Look at Billy Cundiff. Look at Lee Evans. Look at Kyle Williams, Bill Buckner, Scott Norwood, Steve Bartman, or Chris Webber. What do you see? How does it make you feel? If you can, please let go. It’s better for everyone involved. If not, I ask with all sincerity, please seek professional help.

Dave Gilmore lives in Baltimore and writes “The Win Column” for Baltimore Sports Report.  He is currently working on a novel about college football.  Find him on Twitter @dave_gilmore or visit his web site at davegilmorejr.com

 

9 Comments

  1. Pingback: Disappointed Ravens expect pain to linger – Annapolis Capital | headlinenewsreport.org

  2. Matthew Edward

    January 24, 2012 at 2:39 pm

    You can plead with fans to let it go, and in the majority of cases, it probably will be. The problem is, the sports world can never let that play go, just like the blunders by Buckner, Norwood, and Bartman. These are unforgivable gaffes that have defined the other men on the list. If Cundiff remains on the Ravens roster, the only way he may ever redeem himself is with a game-winning kick in a Championship game or Super Bowl. Chances are he’ll never get that chance again, and the world will remember nothing of him aside from a 30-second clip; a locum of his failure that ignores every other moment of his life. His past and future successes may be great, but this failure is unforgettable. At this point, you’re right in asserting that the man does not deserve our ill will and does not deserve to be threatened with harm. Empathy? Yes. But forgiveness? No… Not yet.

  3. MGW

    January 24, 2012 at 5:18 pm

    Signed Cundiff to a relatively big deal fresh off one good season was a mistake. 5 years at almost $15 million was and is ridiculous. Even if a to of that money never gets paid, it will have salary cap impacts. It was a dumb move.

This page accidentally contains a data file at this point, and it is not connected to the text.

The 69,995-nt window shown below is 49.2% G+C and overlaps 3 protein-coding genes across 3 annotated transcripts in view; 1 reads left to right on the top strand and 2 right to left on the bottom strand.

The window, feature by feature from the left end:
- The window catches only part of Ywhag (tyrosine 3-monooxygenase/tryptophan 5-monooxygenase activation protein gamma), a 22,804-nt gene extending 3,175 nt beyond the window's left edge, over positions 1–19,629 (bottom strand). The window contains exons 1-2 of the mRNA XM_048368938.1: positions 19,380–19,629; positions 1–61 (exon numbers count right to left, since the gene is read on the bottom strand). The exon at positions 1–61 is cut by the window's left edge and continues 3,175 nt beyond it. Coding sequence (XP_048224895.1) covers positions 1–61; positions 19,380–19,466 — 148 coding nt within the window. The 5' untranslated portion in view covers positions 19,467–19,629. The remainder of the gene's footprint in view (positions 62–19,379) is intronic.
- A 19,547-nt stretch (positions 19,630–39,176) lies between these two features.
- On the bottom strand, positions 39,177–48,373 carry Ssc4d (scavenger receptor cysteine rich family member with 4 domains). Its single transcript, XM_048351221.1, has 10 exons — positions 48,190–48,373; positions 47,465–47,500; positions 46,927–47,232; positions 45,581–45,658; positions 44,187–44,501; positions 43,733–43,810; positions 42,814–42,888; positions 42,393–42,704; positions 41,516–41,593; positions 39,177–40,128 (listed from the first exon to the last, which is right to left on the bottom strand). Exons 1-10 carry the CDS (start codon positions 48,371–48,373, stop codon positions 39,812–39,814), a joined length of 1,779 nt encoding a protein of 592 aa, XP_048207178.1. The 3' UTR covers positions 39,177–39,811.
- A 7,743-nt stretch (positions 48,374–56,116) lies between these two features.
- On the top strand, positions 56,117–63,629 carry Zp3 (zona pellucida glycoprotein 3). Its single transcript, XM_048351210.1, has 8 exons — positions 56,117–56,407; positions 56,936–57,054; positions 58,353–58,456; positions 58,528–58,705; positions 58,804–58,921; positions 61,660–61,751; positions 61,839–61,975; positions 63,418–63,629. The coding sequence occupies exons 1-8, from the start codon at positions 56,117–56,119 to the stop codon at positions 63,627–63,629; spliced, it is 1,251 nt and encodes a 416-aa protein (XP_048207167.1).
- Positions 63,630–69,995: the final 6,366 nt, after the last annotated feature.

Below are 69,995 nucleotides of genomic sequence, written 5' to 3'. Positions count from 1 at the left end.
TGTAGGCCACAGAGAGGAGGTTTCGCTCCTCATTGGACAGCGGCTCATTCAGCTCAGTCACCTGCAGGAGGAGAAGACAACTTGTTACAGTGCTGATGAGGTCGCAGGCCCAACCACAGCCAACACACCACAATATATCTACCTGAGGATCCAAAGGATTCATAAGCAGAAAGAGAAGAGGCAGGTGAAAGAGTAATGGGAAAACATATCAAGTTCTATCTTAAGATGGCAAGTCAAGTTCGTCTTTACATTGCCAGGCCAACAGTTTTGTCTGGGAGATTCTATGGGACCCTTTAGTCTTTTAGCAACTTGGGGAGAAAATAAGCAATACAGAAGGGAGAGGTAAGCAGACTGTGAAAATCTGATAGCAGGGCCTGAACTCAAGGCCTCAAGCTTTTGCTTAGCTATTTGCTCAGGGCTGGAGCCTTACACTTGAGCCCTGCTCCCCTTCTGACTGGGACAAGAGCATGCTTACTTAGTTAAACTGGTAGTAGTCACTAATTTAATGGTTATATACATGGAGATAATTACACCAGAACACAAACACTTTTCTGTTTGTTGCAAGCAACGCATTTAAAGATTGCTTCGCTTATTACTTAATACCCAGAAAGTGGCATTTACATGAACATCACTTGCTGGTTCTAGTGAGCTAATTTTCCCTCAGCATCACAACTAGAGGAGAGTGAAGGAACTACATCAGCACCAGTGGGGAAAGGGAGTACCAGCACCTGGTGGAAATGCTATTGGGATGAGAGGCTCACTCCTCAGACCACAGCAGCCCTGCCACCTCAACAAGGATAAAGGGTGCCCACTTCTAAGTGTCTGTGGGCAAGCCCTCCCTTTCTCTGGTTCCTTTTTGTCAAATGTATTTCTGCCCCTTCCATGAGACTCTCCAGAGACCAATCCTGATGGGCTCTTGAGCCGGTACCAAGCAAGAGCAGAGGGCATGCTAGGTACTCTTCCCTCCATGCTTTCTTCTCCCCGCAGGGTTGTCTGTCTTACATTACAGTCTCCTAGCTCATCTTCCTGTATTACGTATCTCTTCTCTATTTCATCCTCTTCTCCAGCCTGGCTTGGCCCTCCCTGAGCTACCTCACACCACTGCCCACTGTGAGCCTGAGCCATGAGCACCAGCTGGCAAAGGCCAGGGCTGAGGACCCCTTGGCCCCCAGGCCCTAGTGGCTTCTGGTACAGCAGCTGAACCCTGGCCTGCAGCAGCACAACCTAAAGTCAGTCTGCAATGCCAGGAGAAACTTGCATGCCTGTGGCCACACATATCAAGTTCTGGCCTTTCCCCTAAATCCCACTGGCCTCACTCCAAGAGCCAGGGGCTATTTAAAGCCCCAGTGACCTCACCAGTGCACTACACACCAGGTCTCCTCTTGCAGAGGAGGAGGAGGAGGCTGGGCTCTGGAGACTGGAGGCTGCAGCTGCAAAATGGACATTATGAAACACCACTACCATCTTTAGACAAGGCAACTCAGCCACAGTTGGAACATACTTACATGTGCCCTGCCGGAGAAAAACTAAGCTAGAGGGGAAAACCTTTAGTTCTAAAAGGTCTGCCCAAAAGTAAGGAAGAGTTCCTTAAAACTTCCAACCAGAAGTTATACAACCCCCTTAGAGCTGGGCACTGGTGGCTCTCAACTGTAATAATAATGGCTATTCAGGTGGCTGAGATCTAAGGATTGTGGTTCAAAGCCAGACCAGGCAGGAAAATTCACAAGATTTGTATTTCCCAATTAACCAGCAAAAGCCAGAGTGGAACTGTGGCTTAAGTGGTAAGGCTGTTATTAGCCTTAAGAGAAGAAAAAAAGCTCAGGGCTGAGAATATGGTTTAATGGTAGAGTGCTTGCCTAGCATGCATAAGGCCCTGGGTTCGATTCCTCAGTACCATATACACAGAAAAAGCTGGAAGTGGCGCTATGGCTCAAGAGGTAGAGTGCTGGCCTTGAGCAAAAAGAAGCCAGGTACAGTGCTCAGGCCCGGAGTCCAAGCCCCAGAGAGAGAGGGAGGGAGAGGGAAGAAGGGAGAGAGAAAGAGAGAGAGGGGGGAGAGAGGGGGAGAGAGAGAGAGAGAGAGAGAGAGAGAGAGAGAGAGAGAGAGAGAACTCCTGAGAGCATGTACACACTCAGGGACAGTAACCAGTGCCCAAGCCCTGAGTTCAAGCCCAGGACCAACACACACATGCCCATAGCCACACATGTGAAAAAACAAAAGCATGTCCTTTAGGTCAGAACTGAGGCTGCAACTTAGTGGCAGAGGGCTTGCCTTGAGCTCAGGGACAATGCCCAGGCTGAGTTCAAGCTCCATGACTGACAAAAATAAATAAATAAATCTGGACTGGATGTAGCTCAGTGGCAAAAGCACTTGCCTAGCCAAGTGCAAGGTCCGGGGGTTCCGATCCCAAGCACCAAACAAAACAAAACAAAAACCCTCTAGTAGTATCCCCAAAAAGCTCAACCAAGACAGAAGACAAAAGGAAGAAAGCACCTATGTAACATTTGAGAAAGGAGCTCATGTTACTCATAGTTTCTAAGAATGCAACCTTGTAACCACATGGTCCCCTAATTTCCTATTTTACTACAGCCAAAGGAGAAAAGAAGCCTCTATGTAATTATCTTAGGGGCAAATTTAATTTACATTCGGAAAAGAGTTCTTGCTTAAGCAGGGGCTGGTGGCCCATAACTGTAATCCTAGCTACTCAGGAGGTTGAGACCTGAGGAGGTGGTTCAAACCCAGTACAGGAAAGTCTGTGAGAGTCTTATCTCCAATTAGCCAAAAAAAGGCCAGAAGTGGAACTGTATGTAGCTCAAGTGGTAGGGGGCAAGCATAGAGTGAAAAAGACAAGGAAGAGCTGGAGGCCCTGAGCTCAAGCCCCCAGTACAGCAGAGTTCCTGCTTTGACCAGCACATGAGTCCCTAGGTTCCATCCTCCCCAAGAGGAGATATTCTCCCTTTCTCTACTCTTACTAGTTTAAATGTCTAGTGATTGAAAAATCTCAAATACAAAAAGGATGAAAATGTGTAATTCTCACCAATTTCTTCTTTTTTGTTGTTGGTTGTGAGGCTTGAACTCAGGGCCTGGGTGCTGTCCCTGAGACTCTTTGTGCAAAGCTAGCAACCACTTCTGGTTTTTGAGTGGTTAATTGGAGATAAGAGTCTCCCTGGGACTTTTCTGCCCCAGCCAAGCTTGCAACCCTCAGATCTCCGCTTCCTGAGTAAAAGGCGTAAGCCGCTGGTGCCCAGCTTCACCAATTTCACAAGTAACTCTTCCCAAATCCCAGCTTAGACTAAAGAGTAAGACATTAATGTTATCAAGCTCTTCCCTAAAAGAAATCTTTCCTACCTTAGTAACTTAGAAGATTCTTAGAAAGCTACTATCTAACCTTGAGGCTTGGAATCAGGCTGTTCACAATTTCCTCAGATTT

4. Ol' Bruz

    January 24, 2012 at 10:16 pm

    WGM — How can you say that? BC worked his way through, what, seven different teams and spent some time, as I recall, out of the League, before catching lightning in a bottle in 2010. Why would it be foolish to think he “suddenly figured things out” after all he’d been through?

  5. spy

    January 25, 2012 at 10:01 am

    Ozzie does it again , this is just one example of why the Ravens are cap saddled this year and beyond,,,,,,,,the dynamic duo of Harbaugh and Newsome have kept this team from super bowls , Harbaugh gets criticized all the time but Ozzie does not , can anyone tell me why ?

    • PKG

      February 3, 2012 at 4:30 pm

      “Harbaugh gets criticized all the time but Ozzie does not , can anyone tell me why ?”

      Uhh…Ray Lewis, Jon Ogden, C-Mac, Ed Reed, Jamal Lewis, Suggs, Ngata, Webb, etc… Sure there have been some duds too (Boller, Travis Taylor, Sergio, basically any wide receiver he ever drafted, etc…), but Ozzie is one of the most consistently good GMs in the league. Would you prefer the trainwreck that is the Washington Redskins front office of the last decade plus?

  6. Rick in Falls Church, VA

    January 27, 2012 at 2:49 pm

    I really don’t have ill will toward Cundiff, as much as ill feelings toward Harballs and Camoron who should have controlled the clock, thrown a red flag earlier on ball spots, and called better plays those last 30 seconds. They’re allegedly in charge, but certainly weren’t large on the most important game of their careers. That being said, I didn’t know that Dave Gilmore is a degreed social psychologist. Speaking of Buckner, I suppose several generations of the millions comprising Boston Red Sox fandom are all mentally dysfunctional. Who would have thunk. I just hope that, since I now have been diagnosed by someone I’ve never met, I hope I’ll never meet because, you know, us dysfunctionals may take a beer bottle and smash it on his skull or something like that. Gilmore, you have exposed yourself as a frickin’ twit.

  7. Edgar Walker

    February 2, 2012 at 7:59 pm

    Great read. Provocative and insightful.

    Classic Gilmore.

    -E

  8. world clock

    February 7, 2012 at 7:33 pm

    The Billy Cundiff Rorschach Test | Baltimore Sports Report – just great!